Monday, October 04, 2010

What I Found under a Cairn of Stones

Our wild Indians; thirty-three years' personal experience among the red men ...
 "One day I crossed a fresh trail of Indians. On a hill a little distance off was planted a slight pole, ten or twelve feet high, to the top of which was fastened a streamer of white cotton cloth. Under a small cairn of stones at the foot of the pole was discovered a piece of skin carefully rolled and tied with a thong. On opening it I found a bundle of thirty-seven sticks tied together; a piece of cotton cloth on which were painted in colors some ten or twelve hieroglyphics; a small pouch containing tobacco, and another of corn. My interpreter, an old Mexican who had married and lived almost all his life among the Sioux, explained. The party which made the trail consisted of thirty seven warriors; the hieroglyphics were the totems or signatures of the chiefs and most prominent men (all reservation Indians), and the totem of the band of hostile Sioux to which they were going; the tobacco indicated that they were going to " smoke," that is, join their fortunes with the hostiles; corn indicated that they had, or expected to have plenty to eat, (an unusual thing with reservation Indians); the white streamer invited their friends to follow them; while the pole marked the place of deposit of their communication.
If, as is generally believed, these Indians could have expressed all these ideas by painting, there would have been no need for so many other symbols.
A vast deal of research and wisdom have been devoted to the elucidation of Indian hieroglyphics. Inscriptions on rocks and trees have been photographed, or carefully and minutely copied, and sent to various learned bodies for interpretation. The lucubrations of these sages, are, as a rule, exactly on a par with those of the Pickwick club, over the stone sent by its learned founder from Cobham.
In common with all "the rest of mankind," the Indian dearly loves to see his name in a conspicuous place. Wherever, near a camping-place of favorite resort, is found a large stone, or mass of rock, favorably situated, it will, almost invariably, be covered with drawings. In nearly every case, these are merely the signatures, the almost universal expression of vanity, of the warriors; or are designs and sketches made by the young men and boys in wantonness, and with no more hidden significance than those which the white schoolboy in his moments of laziness or mischief draws on his slate, or on the newly whitewashed fence of his neighbor.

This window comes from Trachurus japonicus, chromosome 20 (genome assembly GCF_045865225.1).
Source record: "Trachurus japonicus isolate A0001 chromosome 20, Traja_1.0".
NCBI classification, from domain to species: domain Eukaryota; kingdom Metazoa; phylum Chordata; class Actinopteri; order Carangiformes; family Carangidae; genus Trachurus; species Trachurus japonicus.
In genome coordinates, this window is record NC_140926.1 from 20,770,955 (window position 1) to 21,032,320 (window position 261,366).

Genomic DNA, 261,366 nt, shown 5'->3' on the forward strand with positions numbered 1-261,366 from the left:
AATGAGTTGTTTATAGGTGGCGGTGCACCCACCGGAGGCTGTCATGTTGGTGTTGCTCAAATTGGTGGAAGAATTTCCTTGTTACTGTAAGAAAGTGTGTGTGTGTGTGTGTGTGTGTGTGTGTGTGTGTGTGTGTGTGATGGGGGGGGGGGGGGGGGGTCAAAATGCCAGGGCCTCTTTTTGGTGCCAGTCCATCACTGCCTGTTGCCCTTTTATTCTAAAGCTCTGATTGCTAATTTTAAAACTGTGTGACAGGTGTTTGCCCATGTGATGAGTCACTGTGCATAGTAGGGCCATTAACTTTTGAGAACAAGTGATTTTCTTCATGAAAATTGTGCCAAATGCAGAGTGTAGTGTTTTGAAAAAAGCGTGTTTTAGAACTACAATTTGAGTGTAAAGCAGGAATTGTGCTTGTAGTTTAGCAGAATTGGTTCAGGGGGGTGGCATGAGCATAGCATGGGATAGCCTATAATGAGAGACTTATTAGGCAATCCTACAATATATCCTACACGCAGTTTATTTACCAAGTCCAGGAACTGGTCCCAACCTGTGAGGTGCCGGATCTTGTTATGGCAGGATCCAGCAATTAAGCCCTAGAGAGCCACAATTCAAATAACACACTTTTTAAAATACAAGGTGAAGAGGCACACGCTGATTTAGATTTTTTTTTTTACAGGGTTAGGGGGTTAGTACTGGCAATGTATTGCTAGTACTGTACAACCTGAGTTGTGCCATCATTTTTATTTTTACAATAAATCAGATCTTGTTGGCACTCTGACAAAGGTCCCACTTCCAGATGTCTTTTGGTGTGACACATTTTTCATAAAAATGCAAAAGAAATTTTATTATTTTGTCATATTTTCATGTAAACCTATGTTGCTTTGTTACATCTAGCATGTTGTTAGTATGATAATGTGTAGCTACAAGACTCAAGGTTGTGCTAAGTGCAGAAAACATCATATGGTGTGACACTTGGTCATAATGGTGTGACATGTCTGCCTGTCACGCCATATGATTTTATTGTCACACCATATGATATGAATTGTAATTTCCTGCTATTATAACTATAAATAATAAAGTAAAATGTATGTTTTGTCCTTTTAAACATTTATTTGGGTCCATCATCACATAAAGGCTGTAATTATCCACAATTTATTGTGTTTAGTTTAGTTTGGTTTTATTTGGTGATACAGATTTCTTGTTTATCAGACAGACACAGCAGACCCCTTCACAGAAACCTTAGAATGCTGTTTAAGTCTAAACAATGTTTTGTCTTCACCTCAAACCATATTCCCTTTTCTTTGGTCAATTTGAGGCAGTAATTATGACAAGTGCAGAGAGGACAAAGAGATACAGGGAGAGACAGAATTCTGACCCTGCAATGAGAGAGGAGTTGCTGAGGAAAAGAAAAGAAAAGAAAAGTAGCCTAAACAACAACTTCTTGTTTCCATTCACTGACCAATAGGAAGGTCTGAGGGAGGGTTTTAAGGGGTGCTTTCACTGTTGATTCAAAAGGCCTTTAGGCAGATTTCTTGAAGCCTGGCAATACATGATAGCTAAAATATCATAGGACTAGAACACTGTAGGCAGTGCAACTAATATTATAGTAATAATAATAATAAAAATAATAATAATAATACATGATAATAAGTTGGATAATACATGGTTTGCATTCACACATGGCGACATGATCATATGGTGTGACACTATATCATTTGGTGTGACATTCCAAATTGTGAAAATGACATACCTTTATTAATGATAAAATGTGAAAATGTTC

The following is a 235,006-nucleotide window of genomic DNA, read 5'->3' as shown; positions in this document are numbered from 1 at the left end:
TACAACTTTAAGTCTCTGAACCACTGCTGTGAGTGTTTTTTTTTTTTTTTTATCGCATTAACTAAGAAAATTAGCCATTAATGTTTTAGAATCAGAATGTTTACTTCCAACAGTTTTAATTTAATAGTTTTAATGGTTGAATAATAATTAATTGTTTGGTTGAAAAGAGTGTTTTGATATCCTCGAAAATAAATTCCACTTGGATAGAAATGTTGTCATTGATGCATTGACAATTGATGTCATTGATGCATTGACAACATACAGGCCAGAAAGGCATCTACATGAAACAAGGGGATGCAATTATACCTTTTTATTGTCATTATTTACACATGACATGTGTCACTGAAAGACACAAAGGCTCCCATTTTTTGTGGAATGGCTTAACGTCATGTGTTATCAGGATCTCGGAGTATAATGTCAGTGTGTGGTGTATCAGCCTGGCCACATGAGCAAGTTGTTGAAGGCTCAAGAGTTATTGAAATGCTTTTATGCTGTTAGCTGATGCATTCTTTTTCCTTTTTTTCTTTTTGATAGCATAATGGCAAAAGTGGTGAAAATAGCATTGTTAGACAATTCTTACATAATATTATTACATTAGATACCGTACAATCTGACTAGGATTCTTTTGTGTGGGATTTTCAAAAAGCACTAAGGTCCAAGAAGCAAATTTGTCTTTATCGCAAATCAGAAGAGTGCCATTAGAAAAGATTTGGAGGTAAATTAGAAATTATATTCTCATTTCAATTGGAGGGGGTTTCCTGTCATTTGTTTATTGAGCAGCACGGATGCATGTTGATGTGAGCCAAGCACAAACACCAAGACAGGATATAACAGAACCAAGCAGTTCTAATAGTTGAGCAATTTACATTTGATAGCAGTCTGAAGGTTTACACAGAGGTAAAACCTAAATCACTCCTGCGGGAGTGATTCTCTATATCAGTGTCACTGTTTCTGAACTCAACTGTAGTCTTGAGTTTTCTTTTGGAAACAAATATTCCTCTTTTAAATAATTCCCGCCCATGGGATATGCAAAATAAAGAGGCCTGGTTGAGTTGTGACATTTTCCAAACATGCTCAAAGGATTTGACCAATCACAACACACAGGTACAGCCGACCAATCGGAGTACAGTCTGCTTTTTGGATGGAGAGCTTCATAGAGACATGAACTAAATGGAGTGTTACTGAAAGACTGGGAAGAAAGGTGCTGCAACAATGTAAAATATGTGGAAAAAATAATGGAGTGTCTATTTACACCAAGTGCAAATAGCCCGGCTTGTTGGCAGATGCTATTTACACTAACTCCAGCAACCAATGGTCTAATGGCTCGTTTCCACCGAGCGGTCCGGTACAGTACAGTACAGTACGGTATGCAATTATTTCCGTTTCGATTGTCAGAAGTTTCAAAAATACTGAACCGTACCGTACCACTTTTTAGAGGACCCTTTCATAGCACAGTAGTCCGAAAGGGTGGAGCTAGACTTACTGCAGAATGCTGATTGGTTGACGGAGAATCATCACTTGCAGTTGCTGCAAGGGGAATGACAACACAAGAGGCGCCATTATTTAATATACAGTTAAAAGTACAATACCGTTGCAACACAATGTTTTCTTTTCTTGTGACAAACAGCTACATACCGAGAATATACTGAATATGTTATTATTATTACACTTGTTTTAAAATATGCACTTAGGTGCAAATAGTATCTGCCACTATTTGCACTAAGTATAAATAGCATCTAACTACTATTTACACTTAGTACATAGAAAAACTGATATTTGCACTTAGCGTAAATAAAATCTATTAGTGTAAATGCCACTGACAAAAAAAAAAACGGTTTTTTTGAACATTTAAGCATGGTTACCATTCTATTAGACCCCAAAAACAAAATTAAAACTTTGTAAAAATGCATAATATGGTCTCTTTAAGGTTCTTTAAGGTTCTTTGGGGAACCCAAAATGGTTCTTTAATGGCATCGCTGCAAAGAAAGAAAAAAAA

While this is literally true of most of the isolated figures drawn on rocks and trees by different hands, generally believed to be, and spoken of by learned writers as symbolic, it must yet be understood that the Plains Indians, more than most others, use pictures to express action and situation. There is a broad line of demarcation between symbolism and pictography. The Plains Indian uses the former but little, and then only as an adjunct to the latter, enabling him to show in his picture something which is impossible to his limited knowledge of drawing and perspective. Almost every warrior makes a picture of each prominent event of his life, and many of them keep a book in which their acts are thus recorded. But his pictures are not symbolic. The fight or other act is depicted as nearly as possible as the Indian wishes it to be seen; himself the prominent figure in the foreground, dealing death, or otherwise performing the act. Their pictures of fights in which numbers are engaged, are simply the representation of individuals who were prominent either for courage or from being killed or wounded. In such pictures symbolism is used to make up the deficiencies of the draughtsman; thus a great many marks of horses' feet indicate that great numbers were engaged; many arrows or bullets represented in the air show that the fight was hotly contested.
There is nothing in which white men differ more than in drawing. One draws exquisitely, another with equal opportunities, and equally as well educated in other respects, cannot draw at all. Kot sq with Indians; all draw, and though entirely without knowledge of perspective, all draw quite as well as, the average of whites. If one wants Indian pictures^ {here is no need to hunt a special artist. All he has to do is to give some paper and a few colored pencils to any middle-aged warrior. I have many such pictures, drawn by men of different tribes, all so essentially alike in character and execution, that they might have been drawn by the same hand."

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